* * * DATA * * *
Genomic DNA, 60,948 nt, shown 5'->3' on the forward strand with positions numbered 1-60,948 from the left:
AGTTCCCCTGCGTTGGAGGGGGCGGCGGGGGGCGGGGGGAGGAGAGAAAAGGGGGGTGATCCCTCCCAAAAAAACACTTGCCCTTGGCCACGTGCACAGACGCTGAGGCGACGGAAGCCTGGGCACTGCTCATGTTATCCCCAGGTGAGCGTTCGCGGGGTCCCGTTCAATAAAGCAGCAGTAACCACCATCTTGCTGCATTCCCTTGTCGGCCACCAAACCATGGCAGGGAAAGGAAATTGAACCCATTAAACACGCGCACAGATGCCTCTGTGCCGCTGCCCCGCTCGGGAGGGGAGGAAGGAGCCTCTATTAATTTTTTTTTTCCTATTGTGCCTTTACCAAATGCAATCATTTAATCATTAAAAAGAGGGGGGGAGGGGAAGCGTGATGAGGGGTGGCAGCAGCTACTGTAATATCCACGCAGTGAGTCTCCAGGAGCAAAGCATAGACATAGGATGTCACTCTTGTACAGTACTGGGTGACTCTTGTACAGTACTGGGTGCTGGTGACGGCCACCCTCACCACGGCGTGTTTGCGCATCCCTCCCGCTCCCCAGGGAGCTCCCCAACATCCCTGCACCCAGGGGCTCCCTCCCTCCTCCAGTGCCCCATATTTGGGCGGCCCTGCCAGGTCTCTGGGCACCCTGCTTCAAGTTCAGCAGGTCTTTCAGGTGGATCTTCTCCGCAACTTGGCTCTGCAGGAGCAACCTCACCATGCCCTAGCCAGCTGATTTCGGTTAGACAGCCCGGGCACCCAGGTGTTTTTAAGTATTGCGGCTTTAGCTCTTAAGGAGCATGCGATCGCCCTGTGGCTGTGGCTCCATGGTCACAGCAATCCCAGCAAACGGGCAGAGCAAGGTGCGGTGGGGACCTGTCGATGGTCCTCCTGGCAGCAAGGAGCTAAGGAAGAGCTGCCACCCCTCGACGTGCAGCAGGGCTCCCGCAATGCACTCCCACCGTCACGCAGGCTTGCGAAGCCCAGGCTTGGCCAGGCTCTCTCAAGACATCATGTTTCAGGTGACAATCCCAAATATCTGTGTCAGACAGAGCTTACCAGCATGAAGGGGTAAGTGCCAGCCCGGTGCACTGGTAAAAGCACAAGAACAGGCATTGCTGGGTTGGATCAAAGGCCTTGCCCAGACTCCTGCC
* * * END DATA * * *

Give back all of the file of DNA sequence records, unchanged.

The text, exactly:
Genomic DNA, 60,948 nt, shown 5'->3' on the forward strand with positions numbered 1-60,948 from the left:
AGTTCCCCTGCGTTGGAGGGGGCGGCGGGGGGCGGGGGGAGGAGAGAAAAGGGGGGTGATCCCTCCCAAAAAAACACTTGCCCTTGGCCACGTGCACAGACGCTGAGGCGACGGAAGCCTGGGCACTGCTCATGTTATCCCCAGGTGAGCGTTCGCGGGGTCCCGTTCAATAAAGCAGCAGTAACCACCATCTTGCTGCATTCCCTTGTCGGCCACCAAACCATGGCAGGGAAAGGAAATTGAACCCATTAAACACGCGCACAGATGCCTCTGTGCCGCTGCCCCGCTCGGGAGGGGAGGAAGGAGCCTCTATTAATTTTTTTTTTCCTATTGTGCCTTTACCAAATGCAATCATTTAATCATTAAAAAGAGGGGGGGAGGGGAAGCGTGATGAGGGGTGGCAGCAGCTACTGTAATATCCACGCAGTGAGTCTCCAGGAGCAAAGCATAGACATAGGATGTCACTCTTGTACAGTACTGGGTGACTCTTGTACAGTACTGGGTGCTGGTGACGGCCACCCTCACCACGGCGTGTTTGCGCATCCCTCCCGCTCCCCAGGGAGCTCCCCAACATCCCTGCACCCAGGGGCTCCCTCCCTCCTCCAGTGCCCCATATTTGGGCGGCCCTGCCAGGTCTCTGGGCACCCTGCTTCAAGTTCAGCAGGTCTTTCAGGTGGATCTTCTCCGCAACTTGGCTCTGCAGGAGCAACCTCACCATGCCCTAGCCAGCTGATTTCGGTTAGACAGCCCGGGCACCCAGGTGTTTTTAAGTATTGCGGCTTTAGCTCTTAAGGAGCATGCGATCGCCCTGTGGCTGTGGCTCCATGGTCACAGCAATCCCAGCAAACGGGCAGAGCAAGGTGCGGTGGGGACCTGTCGATGGTCCTCCTGGCAGCAAGGAGCTAAGGAAGAGCTGCCACCCCTCGACGTGCAGCAGGGCTCCCGCAATGCACTCCCACCGTCACGCAGGCTTGCGAAGCCCAGGCTTGGCCAGGCTCTCTCAAGACATCATGTTTCAGGTGACAATCCCAAATATCTGTGTCAGACAGAGCTTACCAGCATGAAGGGGTAAGTGCCAGCCCGGTGCACTGGTAAAAGCACAAGAACAGGCATTGCTGGGTTGGATCAAAGGCCTTGCCCAGACTCCTGCC